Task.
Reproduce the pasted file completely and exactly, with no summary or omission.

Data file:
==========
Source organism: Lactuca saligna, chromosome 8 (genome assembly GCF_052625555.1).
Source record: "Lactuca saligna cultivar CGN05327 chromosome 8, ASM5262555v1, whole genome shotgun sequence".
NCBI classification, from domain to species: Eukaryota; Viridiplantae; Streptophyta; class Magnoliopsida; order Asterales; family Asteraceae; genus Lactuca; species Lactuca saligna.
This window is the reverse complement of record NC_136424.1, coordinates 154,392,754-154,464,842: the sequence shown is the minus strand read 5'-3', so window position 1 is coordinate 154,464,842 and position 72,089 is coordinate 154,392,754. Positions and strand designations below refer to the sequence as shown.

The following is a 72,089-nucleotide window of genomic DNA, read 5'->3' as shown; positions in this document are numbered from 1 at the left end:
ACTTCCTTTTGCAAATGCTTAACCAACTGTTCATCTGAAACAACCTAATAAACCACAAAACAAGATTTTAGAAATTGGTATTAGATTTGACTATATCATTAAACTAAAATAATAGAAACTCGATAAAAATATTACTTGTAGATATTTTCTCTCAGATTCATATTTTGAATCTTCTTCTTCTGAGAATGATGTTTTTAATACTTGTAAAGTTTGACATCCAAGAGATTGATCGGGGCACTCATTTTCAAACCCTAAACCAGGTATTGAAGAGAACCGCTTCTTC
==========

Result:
Source organism: Lactuca saligna, chromosome 8 (genome assembly GCF_052625555.1).
Source record: "Lactuca saligna cultivar CGN05327 chromosome 8, ASM5262555v1, whole genome shotgun sequence".
NCBI classification, from domain to species: Eukaryota; Viridiplantae; Streptophyta; class Magnoliopsida; order Asterales; family Asteraceae; genus Lactuca; species Lactuca saligna.
This window is the reverse complement of record NC_136424.1, coordinates 154,392,754-154,464,842: the sequence shown is the minus strand read 5'-3', so window position 1 is coordinate 154,464,842 and position 72,089 is coordinate 154,392,754. Positions and strand designations below refer to the sequence as shown.

The following is a 72,089-nucleotide window of genomic DNA, read 5'->3' as shown; positions in this document are numbered from 1 at the left end:
ACTTCCTTTTGCAAATGCTTAACCAACTGTTCATCTGAAACAACCTAATAAACCACAAAACAAGATTTTAGAAATTGGTATTAGATTTGACTATATCATTAAACTAAAATAATAGAAACTCGATAAAAATATTACTTGTAGATATTTTCTCTCAGATTCATATTTTGAATCTTCTTCTTCTGAGAATGATGTTTTTAATACTTGTAAAGTTTGACATCCAAGAGATTGATCGGGGCACTCATTTTCAAACCCTAAACCAGGTATTGAAGAGAACCGCTTCTTC